Our stomachs were full, but our hearts overflowing. We never expected to receive so much love from someone who never met us, looked different from us, and even at times had been told we do not belong in the same room. Yet here we are, eating dinner, sharing laughter, giving hugs, and listening to each other’s stories like old friends.

As we said our goodbyes, we realized that the hope we gave her was so small in comparison to the lesson of love she taught us. To do more with what you have been given, start something that changes lives, even if that is having dinner, with a refugee family, across the world in Athens, Greece. Weedad and Amer do more with what they have been given everyday- because it is their only means of survival. We have a choice to live out a story of love everyday- and we have been given so much more.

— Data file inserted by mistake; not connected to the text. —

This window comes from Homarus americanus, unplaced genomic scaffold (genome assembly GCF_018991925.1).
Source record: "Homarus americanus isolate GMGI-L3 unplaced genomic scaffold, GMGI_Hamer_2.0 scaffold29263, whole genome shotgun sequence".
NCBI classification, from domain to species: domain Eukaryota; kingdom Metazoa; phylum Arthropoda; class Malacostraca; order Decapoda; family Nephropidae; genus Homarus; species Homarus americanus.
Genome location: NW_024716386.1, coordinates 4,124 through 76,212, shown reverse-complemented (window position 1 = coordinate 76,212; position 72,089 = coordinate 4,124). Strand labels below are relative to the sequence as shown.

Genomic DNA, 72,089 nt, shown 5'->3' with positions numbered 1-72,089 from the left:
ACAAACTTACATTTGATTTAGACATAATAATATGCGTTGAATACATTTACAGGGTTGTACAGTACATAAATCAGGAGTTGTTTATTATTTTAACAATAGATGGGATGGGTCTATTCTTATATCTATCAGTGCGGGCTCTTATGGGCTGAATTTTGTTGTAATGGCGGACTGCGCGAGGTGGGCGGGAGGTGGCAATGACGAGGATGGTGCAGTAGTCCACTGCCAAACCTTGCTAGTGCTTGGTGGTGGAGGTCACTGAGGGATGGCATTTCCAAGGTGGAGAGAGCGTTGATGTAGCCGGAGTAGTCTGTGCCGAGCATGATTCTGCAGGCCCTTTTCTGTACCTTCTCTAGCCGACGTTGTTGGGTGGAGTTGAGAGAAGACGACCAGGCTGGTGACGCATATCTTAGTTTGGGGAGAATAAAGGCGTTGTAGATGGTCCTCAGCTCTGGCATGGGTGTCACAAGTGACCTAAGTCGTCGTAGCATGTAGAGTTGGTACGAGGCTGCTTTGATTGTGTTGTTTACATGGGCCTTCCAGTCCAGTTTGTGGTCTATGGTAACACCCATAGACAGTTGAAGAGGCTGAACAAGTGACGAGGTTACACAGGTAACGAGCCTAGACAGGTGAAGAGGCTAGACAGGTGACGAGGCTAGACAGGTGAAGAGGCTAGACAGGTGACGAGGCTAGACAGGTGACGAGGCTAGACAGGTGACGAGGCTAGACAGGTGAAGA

So what will you do with what you been given? Where will you go? Who will you talk too? How can you show love- where hope seems lost? It is in your backyard, in the whole world around you, just go. Do something awesome- start something that changes lives.


Weedad has now moved from Greece to Germany. Why? She has been reunited with her daughters, their family is together again. She still has not been able to find a job or place of her own. We are working with her to fix both. She is designing a product to tell her story, a cookbook and in the future, her own cooking show. In Syria, she was a teacher and is thrilled to start her venture with #ImpactJunkie teaching us (and you) what she loves: Food, family & love.

This post was written by #ImpactJunkie Clarissa Buckley